The outfit's contributions are most readily felt on some of Dixie Blur's quietest moments. Would you like to come to my house and play records / And drink the rest of this Korean tea, he invites on the evocative "Korean Tea". Wilson's voice whispers alongside piano and acoustic guitar, incorporating a bit of the psychedelia that has populated some of his earlier music. It's a lovely, unhurried piece that had its unlikely beginnings with an early band he shared with Benji Hughes. With harmonica and pedal steel, "Golden Apples" suggests a bucolic setting, even as the lyrics are more typical of Wilson's impressionistic approach: So you will find me on the ocean / With the trident of Poseidon / Charting the magnitude (imagine Charlie Pride delivering those lines). O'Connor shines especially on the melancholy "69 Corvette", recalling his earlier session work alongside Cheryl Wheeler. I still think of Carolina sometimes Wilson sings: I miss the family, I miss that feeling / I miss home. The ghosts of the past and of family haunt the song's video, memories interspersed with shots of the artist and his band in the warmth of the lived-in studio.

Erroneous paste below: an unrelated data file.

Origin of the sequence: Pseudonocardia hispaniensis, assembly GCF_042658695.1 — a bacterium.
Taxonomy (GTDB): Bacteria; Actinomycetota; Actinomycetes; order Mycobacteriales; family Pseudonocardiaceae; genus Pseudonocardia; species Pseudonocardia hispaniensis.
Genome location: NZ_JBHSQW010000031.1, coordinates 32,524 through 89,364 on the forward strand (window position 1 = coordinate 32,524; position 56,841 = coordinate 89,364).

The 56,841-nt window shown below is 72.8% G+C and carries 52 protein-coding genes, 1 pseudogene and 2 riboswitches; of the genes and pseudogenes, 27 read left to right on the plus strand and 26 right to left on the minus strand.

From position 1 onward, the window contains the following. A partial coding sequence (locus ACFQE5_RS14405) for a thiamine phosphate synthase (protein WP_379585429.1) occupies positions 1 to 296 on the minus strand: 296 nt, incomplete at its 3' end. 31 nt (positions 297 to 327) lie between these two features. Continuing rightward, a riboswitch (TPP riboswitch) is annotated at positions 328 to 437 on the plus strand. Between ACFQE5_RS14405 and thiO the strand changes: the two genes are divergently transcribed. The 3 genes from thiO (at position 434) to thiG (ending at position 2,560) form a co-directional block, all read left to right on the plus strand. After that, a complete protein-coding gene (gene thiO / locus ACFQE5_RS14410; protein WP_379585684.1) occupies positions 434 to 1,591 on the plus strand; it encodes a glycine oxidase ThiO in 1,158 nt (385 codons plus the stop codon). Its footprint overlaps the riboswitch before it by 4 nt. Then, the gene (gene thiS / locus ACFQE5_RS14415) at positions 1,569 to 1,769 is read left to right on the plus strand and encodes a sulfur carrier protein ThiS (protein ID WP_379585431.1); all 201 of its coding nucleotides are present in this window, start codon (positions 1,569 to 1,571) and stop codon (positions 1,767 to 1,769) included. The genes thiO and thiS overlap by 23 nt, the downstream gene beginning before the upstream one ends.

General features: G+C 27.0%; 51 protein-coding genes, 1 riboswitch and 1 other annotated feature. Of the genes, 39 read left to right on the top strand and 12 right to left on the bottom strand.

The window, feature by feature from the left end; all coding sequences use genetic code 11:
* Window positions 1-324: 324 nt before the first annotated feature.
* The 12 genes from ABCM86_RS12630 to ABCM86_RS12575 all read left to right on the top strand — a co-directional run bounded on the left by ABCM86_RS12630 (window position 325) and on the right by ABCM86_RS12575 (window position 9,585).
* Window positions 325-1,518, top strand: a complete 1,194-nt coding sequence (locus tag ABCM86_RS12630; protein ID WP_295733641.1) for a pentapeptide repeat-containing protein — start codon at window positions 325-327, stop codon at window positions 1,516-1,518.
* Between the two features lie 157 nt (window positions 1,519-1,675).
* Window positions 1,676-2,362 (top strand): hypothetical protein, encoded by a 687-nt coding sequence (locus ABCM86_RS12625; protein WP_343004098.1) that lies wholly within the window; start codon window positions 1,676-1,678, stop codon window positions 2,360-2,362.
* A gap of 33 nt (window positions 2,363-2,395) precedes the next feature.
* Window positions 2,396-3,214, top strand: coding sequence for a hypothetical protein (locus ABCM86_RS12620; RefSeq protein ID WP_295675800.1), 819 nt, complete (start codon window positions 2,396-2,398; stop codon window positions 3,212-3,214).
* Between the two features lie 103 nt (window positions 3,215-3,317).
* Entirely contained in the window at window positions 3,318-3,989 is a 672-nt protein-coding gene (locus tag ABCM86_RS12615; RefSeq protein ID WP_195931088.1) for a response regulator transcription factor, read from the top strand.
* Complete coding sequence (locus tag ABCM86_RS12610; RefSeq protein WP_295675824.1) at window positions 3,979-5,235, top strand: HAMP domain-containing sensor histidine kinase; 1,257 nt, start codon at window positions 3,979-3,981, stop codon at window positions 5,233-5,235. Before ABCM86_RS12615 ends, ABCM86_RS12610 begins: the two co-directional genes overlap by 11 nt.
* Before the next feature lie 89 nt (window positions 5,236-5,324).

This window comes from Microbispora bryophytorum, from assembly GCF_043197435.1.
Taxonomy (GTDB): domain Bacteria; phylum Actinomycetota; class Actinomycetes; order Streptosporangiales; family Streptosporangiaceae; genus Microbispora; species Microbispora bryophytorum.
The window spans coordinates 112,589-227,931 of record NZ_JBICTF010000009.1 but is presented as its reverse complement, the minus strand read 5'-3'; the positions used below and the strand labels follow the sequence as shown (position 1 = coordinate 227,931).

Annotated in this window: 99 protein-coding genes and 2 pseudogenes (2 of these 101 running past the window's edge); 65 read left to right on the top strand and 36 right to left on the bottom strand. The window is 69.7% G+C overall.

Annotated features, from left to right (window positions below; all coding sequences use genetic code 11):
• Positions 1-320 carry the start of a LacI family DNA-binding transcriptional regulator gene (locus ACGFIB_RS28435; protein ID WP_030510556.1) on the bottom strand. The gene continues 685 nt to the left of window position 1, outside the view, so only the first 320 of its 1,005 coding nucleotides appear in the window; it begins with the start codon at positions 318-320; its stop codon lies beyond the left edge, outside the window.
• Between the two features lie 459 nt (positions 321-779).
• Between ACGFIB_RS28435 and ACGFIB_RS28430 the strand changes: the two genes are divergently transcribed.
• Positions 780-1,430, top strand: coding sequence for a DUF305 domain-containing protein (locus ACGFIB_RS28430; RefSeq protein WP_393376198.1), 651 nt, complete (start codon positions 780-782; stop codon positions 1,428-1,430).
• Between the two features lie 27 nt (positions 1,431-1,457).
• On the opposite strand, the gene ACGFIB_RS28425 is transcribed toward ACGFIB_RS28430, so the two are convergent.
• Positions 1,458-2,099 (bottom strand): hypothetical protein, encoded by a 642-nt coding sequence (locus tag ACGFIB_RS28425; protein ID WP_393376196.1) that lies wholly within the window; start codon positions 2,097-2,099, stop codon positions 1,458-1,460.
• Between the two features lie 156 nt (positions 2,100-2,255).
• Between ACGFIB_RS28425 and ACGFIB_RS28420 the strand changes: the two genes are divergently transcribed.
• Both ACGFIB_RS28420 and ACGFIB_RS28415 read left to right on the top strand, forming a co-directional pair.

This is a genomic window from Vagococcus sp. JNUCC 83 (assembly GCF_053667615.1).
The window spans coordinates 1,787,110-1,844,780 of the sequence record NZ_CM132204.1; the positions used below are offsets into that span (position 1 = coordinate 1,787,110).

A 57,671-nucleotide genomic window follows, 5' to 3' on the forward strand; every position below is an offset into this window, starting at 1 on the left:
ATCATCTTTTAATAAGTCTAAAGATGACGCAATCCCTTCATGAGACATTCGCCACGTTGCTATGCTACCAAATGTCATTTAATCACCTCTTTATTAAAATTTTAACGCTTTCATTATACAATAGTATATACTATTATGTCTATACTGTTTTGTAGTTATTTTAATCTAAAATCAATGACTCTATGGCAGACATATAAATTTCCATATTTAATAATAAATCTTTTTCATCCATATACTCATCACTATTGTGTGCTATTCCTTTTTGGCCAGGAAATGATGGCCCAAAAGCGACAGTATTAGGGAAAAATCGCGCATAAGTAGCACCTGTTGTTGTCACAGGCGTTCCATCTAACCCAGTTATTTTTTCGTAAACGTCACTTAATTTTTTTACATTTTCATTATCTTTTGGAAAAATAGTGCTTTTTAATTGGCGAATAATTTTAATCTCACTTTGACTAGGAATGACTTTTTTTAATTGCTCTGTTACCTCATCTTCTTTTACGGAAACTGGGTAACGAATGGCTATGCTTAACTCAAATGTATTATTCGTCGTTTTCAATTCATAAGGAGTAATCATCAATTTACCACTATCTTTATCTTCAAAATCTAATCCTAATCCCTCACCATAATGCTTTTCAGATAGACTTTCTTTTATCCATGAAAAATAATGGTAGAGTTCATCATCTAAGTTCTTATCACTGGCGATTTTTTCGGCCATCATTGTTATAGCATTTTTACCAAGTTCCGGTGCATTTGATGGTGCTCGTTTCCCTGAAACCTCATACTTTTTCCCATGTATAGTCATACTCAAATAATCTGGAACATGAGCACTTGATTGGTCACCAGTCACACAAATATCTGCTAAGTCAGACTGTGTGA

Most recently, Jonathan Wilson has served as Roger Waters' tour bandleader, stepping into the guitar and vocal parts once carried by David Gilmour. A deeply eclectic artist, it must be said that there's little repetition between his four full-length solo CDs. Driven by such a wandering musical attention span, it's certain that Wilson's next project will sound little like these Nashville sessions. Even if it is simply a passing flirtation, it can't be said that Dixie Blur presents him as a dress-up cowboy. Rather, the record suggests another facet of the talent that has attracted fans and fellow artists to his work. We're lucky to be along for the carnival.